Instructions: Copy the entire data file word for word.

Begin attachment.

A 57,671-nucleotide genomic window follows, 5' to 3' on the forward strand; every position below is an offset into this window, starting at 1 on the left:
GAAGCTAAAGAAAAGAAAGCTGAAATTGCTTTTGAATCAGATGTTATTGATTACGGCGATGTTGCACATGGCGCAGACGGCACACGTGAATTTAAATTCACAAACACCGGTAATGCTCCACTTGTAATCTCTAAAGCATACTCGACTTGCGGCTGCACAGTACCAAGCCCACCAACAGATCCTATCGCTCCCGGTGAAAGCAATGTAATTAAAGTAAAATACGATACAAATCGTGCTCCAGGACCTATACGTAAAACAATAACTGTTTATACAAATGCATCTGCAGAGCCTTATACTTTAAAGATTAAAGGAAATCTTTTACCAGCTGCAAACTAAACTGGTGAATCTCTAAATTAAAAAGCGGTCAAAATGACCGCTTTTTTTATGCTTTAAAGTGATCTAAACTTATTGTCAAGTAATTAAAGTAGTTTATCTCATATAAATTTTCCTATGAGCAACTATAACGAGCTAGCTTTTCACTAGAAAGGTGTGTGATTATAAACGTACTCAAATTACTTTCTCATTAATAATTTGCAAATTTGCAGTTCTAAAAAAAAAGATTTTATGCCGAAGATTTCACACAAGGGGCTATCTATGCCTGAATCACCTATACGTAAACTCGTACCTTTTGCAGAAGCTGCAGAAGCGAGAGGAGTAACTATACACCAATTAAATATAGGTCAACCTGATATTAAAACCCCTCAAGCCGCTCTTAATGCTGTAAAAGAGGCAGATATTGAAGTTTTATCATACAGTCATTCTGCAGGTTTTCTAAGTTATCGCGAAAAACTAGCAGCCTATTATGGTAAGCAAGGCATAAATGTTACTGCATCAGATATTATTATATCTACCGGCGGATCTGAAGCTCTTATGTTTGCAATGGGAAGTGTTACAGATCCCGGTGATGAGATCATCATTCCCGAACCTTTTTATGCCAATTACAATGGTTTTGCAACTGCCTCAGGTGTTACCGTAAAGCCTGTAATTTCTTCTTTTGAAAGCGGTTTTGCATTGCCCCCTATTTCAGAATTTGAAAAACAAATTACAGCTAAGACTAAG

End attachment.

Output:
A 57,671-nucleotide genomic window follows, 5' to 3' on the forward strand; every position below is an offset into this window, starting at 1 on the left:
GAAGCTAAAGAAAAGAAAGCTGAAATTGCTTTTGAATCAGATGTTATTGATTACGGCGATGTTGCACATGGCGCAGACGGCACACGTGAATTTAAATTCACAAACACCGGTAATGCTCCACTTGTAATCTCTAAAGCATACTCGACTTGCGGCTGCACAGTACCAAGCCCACCAACAGATCCTATCGCTCCCGGTGAAAGCAATGTAATTAAAGTAAAATACGATACAAATCGTGCTCCAGGACCTATACGTAAAACAATAACTGTTTATACAAATGCATCTGCAGAGCCTTATACTTTAAAGATTAAAGGAAATCTTTTACCAGCTGCAAACTAAACTGGTGAATCTCTAAATTAAAAAGCGGTCAAAATGACCGCTTTTTTTATGCTTTAAAGTGATCTAAACTTATTGTCAAGTAATTAAAGTAGTTTATCTCATATAAATTTTCCTATGAGCAACTATAACGAGCTAGCTTTTCACTAGAAAGGTGTGTGATTATAAACGTACTCAAATTACTTTCTCATTAATAATTTGCAAATTTGCAGTTCTAAAAAAAAAGATTTTATGCCGAAGATTTCACACAAGGGGCTATCTATGCCTGAATCACCTATACGTAAACTCGTACCTTTTGCAGAAGCTGCAGAAGCGAGAGGAGTAACTATACACCAATTAAATATAGGTCAACCTGATATTAAAACCCCTCAAGCCGCTCTTAATGCTGTAAAAGAGGCAGATATTGAAGTTTTATCATACAGTCATTCTGCAGGTTTTCTAAGTTATCGCGAAAAACTAGCAGCCTATTATGGTAAGCAAGGCATAAATGTTACTGCATCAGATATTATTATATCTACCGGCGGATCTGAAGCTCTTATGTTTGCAATGGGAAGTGTTACAGATCCCGGTGATGAGATCATCATTCCCGAACCTTTTTATGCCAATTACAATGGTTTTGCAACTGCCTCAGGTGTTACCGTAAAGCCTGTAATTTCTTCTTTTGAAAGCGGTTTTGCATTGCCCCCTATTTCAGAATTTGAAAAACAAATTACAGCTAAGACTAAG